snopes.com  


Go Back   snopes.com > Urban Legends > Fauxtography

Reply
 
Thread Tools Display Modes
  #1  
Old 27 February 2007, 03:51 AM
TallGeekyGirl's Avatar
TallGeekyGirl TallGeekyGirl is offline
 
Join Date: 31 December 2005
Location: Virginia
Posts: 11,075
Blow Your Top Submerged tank starts after 62 years?

I got these pictures in an email, but I found a web link for them:
http://englishrussia.com/?p=299#more-299

The page says that after a little maintenance, the tank actually started. Could this be even remotely possible??



Edit: Now that I've thought about it, this should probably go under Automobiles or Military. If so, could one of the mods please move it to the proper place? Thanks!

Last edited by TallGeekyGirl; 27 February 2007 at 04:01 AM.
Reply With Quote
  #2  
Old 27 February 2007, 04:05 AM
Malruhn Malruhn is offline
 
 
Join Date: 28 November 2003
Location: Boston, MA
Posts: 7,854
Default

Come on! It's GERMAN engineering, of COURSE it would start!

That is truly amazing! Makes a person wonder how it ended up getting submerged there...
Reply With Quote
  #3  
Old 27 February 2007, 04:17 AM
me, no really's Avatar
me, no really me, no really is offline
 
Join Date: 02 June 2005
Location: Brisbane, Australia
Posts: 2,517
Default

The article gives likely accounts of how it ended up there, and it's Russian engineering, not German. It does say that it was under a layer of peat. I know that peat can preserve things that are buried in it, but I would have thought that it wouldn't have prevented water getting in and causing corrosion.

me
Reply With Quote
  #4  
Old 27 February 2007, 06:03 AM
WildaBeast's Avatar
WildaBeast WildaBeast is offline
 
Join Date: 18 July 2002
Location: Folsom, CA
Posts: 13,947
Military

Quote:
Originally Posted by me, no really View Post
I know that peat can preserve things that are buried in it, but I would have thought that it wouldn't have prevented water getting in and causing corrosion.

me
While water can speed the process along, it's actually oxygen that causes corrosion. The peat most likely kept oxygen away from the tank and that's what preserved it so well.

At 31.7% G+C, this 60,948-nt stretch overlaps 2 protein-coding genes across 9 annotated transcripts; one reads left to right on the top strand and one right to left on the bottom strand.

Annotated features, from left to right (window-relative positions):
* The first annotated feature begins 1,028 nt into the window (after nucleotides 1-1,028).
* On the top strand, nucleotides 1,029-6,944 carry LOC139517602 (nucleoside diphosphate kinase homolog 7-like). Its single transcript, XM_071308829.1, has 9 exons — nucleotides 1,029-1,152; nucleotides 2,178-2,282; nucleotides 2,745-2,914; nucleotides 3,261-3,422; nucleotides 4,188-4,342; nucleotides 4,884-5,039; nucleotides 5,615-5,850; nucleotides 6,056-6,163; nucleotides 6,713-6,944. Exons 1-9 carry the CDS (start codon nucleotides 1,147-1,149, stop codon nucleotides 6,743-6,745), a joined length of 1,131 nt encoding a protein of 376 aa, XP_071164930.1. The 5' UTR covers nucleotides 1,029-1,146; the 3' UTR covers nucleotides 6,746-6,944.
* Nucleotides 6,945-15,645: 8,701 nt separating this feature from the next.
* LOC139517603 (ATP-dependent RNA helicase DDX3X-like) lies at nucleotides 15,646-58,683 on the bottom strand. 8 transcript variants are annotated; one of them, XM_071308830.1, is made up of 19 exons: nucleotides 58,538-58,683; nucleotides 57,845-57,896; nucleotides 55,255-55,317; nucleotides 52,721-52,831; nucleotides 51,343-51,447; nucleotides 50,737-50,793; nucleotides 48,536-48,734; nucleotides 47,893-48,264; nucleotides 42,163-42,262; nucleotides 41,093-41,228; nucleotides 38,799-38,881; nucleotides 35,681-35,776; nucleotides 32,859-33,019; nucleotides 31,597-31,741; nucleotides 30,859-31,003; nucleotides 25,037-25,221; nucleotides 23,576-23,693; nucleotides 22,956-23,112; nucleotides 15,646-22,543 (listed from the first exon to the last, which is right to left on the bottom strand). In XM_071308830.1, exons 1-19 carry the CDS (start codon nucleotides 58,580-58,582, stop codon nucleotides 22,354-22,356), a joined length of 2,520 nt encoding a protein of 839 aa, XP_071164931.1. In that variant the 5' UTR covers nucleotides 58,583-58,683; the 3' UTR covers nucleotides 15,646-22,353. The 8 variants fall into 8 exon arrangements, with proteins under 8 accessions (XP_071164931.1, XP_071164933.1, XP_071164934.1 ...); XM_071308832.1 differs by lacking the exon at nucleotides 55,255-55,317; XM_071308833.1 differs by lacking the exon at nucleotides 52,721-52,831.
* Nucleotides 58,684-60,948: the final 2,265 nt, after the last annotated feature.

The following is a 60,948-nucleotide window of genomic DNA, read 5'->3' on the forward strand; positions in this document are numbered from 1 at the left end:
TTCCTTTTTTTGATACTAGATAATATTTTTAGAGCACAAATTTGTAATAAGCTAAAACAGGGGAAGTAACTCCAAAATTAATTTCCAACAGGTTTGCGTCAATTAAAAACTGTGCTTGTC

Reply With Quote
  #5  
Old 27 February 2007, 06:30 AM
TallGeekyGirl's Avatar
TallGeekyGirl TallGeekyGirl is offline
 
Join Date: 31 December 2005
Location: Virginia
Posts: 11,075
Default

The lack of any appreciable corrosion is hard enough to believe, but being an archaeology buff I do understand the preservative qualities of peat bogs. (Bog mummies and all that...) But what's really mind blowing is that the thing supposedly started! I can't fathom that. It would seem that it would be impossible to get enough mud out of the engine for the parts to even move, much less get a spark and allow gas and oil to flow.
Reply With Quote
  #6  
Old 27 February 2007, 06:36 AM
Zachary Fizz Zachary Fizz is offline
 
Join Date: 01 March 2002
Location: Guernsey
Posts: 4,396
Default

Quote:
Originally Posted by TallGeekyGirl View Post
The lack of any appreciable corrosion is hard enough to believe, but being an archaeology buff I do understand the preservative qualities of peat bogs. (Bog mummies and all that...) But what's really mind blowing is that the thing supposedly started! I can't fathom that. It would seem that it would be impossible to get enough mud out of the engine for the parts to even move, much less get a spark and allow gas and oil to flow.
I suppose that if the engine had not been running when the tank was immersed, mud might not have penetrated the injectors. As the T-34/76 had a diesel engine, it would be much more forgiving of rough conditions than contemporary non-Russian tanks.

It's certainly a tribute to the designers and builders of the tank.
Reply With Quote
  #7  
Old 27 February 2007, 06:51 AM
me, no really's Avatar
me, no really me, no really is offline
 
Join Date: 02 June 2005
Location: Brisbane, Australia
Posts: 2,517
Default

The OP also states that as far as they had heard it was possible to start it after a small repair and service. It doesn't define what that was though. One person's small repair is someone else's major overhall.

me
Reply With Quote
  #8  
Old 27 February 2007, 07:38 AM
Bug Muldoon's Avatar
Bug Muldoon Bug Muldoon is offline
 
Join Date: 11 January 2004
Location: Belgium
Posts: 7,768
Default

I've read about this elsewhere - the BBC site? - where it was said that everything but the engine was still in working order. The other mechanical parts were fine, but the engine needed more work to get going again.

And peat bogs are great for preserving stuff. The tank wouldn't have lasted forever, but I'm not very surprised it was still in good condition.
Reply With Quote
  #9  
Old 27 February 2007, 07:46 AM
Troberg Troberg is offline
 
 
Join Date: 04 November 2005
Location: Borlänge, Sweden
Posts: 11,580
Default

Quote:
Makes a person wonder how it ended up getting submerged there...